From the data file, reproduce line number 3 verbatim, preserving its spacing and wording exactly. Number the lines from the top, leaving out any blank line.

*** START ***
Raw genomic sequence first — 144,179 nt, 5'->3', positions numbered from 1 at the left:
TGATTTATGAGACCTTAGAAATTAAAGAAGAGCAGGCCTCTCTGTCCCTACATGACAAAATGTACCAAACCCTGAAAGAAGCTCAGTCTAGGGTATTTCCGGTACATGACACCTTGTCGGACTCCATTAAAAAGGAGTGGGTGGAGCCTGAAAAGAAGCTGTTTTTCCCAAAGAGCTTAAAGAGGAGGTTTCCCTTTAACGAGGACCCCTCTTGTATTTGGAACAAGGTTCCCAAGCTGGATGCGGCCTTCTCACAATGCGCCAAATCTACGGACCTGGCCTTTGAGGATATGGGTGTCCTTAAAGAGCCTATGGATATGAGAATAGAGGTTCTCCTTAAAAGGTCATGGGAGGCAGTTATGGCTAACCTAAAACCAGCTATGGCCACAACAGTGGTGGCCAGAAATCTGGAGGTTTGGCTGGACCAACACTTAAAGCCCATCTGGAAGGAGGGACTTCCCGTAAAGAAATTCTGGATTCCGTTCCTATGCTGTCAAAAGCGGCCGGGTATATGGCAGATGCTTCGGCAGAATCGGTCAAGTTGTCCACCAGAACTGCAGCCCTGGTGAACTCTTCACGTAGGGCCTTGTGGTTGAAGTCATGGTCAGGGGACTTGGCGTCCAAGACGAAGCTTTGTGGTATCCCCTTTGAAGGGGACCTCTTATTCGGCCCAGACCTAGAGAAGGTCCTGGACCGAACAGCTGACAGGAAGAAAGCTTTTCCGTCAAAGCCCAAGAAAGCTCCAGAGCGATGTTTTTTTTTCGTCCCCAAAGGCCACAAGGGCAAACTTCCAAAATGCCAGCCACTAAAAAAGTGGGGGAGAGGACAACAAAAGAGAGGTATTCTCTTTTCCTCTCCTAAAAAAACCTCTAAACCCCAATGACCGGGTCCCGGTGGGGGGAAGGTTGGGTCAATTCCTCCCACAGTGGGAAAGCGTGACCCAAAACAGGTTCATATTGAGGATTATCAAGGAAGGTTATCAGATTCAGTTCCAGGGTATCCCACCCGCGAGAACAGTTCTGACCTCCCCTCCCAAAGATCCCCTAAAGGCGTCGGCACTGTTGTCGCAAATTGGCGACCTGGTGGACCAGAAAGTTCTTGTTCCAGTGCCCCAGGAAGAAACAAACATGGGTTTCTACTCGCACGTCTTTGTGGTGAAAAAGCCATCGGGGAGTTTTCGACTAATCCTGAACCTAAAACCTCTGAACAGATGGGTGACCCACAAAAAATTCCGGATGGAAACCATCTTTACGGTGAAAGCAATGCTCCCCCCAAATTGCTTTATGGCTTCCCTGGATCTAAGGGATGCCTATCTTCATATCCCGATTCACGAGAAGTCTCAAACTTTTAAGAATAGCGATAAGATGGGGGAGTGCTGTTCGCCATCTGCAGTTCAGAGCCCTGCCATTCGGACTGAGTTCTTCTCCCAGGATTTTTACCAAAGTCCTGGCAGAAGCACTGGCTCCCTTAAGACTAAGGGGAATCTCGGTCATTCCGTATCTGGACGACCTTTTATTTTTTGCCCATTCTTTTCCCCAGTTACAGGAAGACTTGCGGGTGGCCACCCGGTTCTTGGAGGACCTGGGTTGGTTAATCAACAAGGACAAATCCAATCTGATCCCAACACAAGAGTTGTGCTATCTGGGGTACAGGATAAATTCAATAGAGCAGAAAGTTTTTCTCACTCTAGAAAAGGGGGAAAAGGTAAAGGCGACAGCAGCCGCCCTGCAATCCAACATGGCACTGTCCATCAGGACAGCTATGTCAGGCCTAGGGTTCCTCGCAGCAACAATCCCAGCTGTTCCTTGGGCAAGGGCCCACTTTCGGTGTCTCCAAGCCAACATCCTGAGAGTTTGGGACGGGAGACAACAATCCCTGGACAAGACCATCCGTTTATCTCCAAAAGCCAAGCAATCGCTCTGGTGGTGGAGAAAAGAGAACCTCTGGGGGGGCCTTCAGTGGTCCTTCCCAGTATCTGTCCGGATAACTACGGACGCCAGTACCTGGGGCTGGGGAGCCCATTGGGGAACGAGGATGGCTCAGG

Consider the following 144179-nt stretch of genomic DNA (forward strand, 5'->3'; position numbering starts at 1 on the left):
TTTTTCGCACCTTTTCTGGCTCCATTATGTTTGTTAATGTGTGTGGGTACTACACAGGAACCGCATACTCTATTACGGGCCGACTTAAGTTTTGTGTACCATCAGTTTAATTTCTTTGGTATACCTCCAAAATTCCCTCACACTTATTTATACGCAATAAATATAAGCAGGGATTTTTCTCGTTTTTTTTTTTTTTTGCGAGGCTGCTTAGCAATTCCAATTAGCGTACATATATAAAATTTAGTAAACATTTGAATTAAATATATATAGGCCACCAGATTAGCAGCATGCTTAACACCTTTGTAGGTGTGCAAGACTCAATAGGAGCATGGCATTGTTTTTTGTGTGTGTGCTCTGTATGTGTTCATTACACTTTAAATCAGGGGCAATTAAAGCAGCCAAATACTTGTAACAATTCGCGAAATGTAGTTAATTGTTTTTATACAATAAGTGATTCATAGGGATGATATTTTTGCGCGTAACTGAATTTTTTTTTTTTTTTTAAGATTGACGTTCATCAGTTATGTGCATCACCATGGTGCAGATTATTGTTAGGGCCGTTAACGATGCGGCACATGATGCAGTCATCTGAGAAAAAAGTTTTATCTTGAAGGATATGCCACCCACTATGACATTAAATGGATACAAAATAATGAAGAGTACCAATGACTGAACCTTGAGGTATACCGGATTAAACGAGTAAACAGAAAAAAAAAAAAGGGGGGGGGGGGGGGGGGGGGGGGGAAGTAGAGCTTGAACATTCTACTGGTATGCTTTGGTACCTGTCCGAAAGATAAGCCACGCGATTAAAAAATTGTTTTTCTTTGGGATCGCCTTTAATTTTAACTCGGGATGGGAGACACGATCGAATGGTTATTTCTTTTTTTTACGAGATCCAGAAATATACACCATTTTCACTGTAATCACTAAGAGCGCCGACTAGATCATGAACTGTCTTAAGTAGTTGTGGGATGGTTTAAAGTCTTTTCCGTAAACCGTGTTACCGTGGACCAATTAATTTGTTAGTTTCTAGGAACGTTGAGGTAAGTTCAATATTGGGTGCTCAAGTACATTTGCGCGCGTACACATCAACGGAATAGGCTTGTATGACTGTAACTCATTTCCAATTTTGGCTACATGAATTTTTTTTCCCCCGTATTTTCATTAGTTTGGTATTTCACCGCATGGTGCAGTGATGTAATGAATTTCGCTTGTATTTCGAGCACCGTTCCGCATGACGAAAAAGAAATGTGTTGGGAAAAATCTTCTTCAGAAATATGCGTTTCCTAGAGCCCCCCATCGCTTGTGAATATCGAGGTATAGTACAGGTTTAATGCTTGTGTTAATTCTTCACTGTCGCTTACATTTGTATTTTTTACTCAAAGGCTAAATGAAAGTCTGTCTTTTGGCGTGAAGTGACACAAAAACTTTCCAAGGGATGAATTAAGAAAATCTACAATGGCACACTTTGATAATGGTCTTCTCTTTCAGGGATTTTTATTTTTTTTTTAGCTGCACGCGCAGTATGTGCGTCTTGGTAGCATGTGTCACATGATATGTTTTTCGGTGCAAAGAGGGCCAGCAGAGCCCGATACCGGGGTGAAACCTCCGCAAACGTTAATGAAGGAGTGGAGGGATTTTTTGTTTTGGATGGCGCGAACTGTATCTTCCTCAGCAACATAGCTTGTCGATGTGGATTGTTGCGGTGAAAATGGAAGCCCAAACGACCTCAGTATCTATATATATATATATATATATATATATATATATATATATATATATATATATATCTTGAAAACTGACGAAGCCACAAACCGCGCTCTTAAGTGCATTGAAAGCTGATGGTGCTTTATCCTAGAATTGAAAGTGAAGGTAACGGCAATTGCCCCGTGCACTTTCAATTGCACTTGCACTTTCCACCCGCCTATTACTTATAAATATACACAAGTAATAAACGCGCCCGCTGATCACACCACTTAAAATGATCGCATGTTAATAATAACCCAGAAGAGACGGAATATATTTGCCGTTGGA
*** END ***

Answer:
Consider the following 144179-nt stretch of genomic DNA (forward strand, 5'->3'; position numbering starts at 1 on the left):